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Can Stepfan Taylor become the next Frank Gore?

The Cardinal's bell cow compares favorably to the 49ers stud runner

Comparisons become inevitable when the NFL draft rolls around.

Just think about how many times you heard the phrase "Can Andrew Luck be the next Peyton Manning?" last year.

While the comparisons aren't exactly fair to either player - no rookie wants to be immediately deemed a future Hall of Famer, and no veteran wants a rookie to take their place - these comparisons are useful to help figure out where players might fit into their new homes in the NFL. And for Stepfan Taylor, it could help boost his draft stock.

Perhaps the most unclear position in the 2013 NFL draft is running back, where it seems increasingly possible that no runner will be taken in the first round for the first time since 1963. That doesn't mean that this draft doesn't have any talented runners - but it does show that NFL teams aren't looking to bet big on a runner when they can find a diamond in the later rounds. And for Stepfan Taylor, that isn't be a bad thing at all. In fact, he might turn out to be this draft's running back gem - 2013's Frank Gore.

Physically and athletically, Taylor and Gore might as well be the same guy. Taylor's 5-foot-9, 214 pounds. Gore's 5-foot-9, 217 pounds. Taylor ran a 4.59 40-yard dash at his pro day; so did Gore.

They run basically the same way: low to the ground, patiently reading blocks, using small jump-cuts to elude tacklers, falling forward for extra yards, spinning their shoulders to fit through holes, never letting a defender get a square hit on them, and occasionally getting caught from behind by defensive backs.

Compare their college highlight reels:

On top of that, when you look at Gore's old pre-draft scouting reports, they read a lot like a description of Taylor. From

Well-built, elusive ballcarrier with terrific football intangibles. Possesses outstanding field vision, runs low to the ground and displays the ability to quickly cut back against the grain. Follows blocks, finds the running lanes and a quick-footed back who bounces it around piles or makes defenders miss. Follows blocks at the line or down the field. Possesses a quick burst through the hole. Works runs, aggressively putting his shoulders into opponents and falling forward when tackled. Quickly picks up blitzes and pass-blocking assignments.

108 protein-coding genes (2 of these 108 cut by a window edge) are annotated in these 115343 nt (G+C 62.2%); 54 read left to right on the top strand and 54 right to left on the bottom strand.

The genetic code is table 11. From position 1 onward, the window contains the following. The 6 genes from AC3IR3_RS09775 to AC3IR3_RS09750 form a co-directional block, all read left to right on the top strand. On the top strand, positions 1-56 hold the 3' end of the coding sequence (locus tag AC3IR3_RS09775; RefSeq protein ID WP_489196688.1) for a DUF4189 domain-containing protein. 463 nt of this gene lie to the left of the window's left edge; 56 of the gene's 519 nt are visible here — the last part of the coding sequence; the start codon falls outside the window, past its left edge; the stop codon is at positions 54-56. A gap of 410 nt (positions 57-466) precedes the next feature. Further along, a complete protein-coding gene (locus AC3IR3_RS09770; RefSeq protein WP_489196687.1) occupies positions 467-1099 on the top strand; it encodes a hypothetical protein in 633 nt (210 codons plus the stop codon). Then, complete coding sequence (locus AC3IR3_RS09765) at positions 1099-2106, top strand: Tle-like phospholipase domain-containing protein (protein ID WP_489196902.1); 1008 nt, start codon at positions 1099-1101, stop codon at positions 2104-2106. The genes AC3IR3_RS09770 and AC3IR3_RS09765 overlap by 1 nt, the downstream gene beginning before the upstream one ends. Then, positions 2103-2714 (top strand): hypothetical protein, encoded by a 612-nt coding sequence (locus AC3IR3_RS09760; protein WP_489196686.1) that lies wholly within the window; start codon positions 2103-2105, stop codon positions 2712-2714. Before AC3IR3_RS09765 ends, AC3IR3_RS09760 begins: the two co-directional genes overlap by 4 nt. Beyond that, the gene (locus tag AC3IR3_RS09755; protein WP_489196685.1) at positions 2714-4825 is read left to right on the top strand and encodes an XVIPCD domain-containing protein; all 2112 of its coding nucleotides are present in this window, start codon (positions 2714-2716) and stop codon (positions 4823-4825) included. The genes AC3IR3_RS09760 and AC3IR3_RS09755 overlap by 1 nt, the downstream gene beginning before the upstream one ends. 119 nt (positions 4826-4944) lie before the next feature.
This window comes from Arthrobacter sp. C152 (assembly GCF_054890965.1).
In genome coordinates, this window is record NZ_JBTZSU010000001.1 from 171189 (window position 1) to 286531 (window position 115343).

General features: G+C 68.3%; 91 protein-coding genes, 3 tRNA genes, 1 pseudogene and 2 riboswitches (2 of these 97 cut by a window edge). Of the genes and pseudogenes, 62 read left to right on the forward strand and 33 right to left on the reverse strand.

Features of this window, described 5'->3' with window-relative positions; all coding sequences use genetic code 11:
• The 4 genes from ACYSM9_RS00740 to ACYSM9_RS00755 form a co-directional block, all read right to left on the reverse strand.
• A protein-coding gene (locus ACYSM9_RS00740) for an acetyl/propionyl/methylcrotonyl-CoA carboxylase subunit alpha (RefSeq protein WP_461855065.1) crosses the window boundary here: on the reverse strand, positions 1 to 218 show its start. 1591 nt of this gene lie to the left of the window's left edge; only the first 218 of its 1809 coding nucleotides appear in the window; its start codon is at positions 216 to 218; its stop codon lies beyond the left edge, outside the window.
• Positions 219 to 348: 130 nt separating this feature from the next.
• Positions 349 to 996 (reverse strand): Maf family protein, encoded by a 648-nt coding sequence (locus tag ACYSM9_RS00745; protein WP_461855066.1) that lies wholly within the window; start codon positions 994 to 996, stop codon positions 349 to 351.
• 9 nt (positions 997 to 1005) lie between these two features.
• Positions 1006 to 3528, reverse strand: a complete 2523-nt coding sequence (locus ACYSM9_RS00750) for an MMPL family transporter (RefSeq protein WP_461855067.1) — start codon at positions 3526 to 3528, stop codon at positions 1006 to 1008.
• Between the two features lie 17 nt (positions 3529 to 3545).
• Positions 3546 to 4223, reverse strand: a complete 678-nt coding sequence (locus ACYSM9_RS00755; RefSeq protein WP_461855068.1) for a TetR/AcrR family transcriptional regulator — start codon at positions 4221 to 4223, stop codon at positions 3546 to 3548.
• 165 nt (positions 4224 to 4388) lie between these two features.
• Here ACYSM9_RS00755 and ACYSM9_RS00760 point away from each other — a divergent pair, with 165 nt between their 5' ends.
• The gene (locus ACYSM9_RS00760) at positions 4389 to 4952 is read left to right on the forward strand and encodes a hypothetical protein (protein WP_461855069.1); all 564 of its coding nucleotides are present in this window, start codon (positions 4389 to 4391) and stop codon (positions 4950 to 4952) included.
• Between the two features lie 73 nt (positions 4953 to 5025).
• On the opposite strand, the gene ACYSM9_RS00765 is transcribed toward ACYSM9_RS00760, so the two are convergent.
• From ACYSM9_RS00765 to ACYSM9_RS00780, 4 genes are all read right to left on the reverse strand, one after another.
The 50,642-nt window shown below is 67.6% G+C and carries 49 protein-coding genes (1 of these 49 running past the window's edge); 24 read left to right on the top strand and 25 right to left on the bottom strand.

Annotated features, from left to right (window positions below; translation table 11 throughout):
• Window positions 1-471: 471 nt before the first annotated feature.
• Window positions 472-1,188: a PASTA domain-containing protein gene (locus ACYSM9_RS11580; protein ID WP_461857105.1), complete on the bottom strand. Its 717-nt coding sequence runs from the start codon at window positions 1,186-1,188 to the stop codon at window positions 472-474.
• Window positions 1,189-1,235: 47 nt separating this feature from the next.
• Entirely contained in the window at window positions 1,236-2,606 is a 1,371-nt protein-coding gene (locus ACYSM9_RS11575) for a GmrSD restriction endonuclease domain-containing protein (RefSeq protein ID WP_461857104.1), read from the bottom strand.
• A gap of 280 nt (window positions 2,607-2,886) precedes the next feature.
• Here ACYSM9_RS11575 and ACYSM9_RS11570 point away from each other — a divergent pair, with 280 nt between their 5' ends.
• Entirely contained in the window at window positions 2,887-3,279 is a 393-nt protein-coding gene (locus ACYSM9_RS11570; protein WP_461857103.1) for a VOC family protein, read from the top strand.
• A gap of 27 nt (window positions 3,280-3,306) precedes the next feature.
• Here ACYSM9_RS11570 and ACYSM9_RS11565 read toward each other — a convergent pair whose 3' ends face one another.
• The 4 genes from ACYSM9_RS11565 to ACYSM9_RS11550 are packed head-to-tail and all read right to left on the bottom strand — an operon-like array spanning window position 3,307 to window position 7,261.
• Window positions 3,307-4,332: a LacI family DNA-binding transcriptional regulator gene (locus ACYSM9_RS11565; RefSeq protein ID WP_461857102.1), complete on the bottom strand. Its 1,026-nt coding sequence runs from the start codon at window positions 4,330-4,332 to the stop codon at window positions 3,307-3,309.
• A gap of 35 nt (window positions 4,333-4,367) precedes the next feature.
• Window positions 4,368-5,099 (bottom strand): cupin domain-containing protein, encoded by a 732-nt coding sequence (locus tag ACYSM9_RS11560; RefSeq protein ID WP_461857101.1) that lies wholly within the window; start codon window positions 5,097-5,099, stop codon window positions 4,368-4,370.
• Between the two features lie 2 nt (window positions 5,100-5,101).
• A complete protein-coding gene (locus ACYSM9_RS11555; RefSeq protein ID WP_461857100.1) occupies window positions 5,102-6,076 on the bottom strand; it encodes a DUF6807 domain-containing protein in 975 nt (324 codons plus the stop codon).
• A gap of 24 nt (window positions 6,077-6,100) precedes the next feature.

Their running styles are certainly alike because of their physical makeup, and they've both figured out how to maximize their talent given their skill sets. Taylor and Gore aren't guys who can run around the edge and plow headfirst into somebody [like Adrian Peterson] and they can't use their speed to just blaze past defenders like, well, Adrian Peterson. (Or Chris Johnson. You get the point.) But despite their lack of Peterson's nearly alien skills, one has rushed for over 1,000 yards in six of the last seven seasons and the other is the all-time leader rusher in Stanford football history. For both runners, reliability and consistency rule the day.

On top of that, Gore was the sixth running back taken in the 2005 draft (he was picked behind Ronnie Brown, Cadillac Williams, Cedric Benson, Cal's J.J. Arrington and Louisville's Eric Shelton.) and, if predictions hold true, Taylor is likely to be the sixth running back taken in this draft.

With all these similarities, what's to stop Taylor from becoming the next Gore? Two things: how his future team decides to use him and his durability.

If things go wrong for Taylor, he could end up falling by the wayside like another small, strong runner who came out of college just a few years ago - Mark Ingram. The Saints' 2011 first-round pick hasn't been the focal point of his team's offense so far - only carried the ball a total of 278 times in his two years, and he's suffered from foot injuries. In contrast, Gore tallied 439 carries during his first two seasons in the NFL.

The other thing that separates Gore from his draft class, which includes Brown, Williams, Benson, Marion Barber III, Brandon Jacobs and Darren Sproles is the fact that he's never had his knees and shoulders mercilessly ruined, even after he had two knee surgeries in college. Taylor's never had a serious injury or major surgery in college, so that does seem to bode well for his chances in the NFL.

Altogether, Taylor's all-around strengths, clean, methodical running style and durability all suggest that he could certainly become some team's mid-round steal that helps lead them to a Super Bowl someday. With a little luck and a shrewd general manager, Taylor can become a team's primary back, paired with another solid runner behind a good offensive line, and repeat Gore's NFL success.

Of course, around draft time, it may be wise to always remember a quote from the world's most-read book: "The race is not to the swift or the battle to the strong... but time and chance happen to them all."

Now Stepfan (and Kulabafi) has to hope that time and chance are on his side.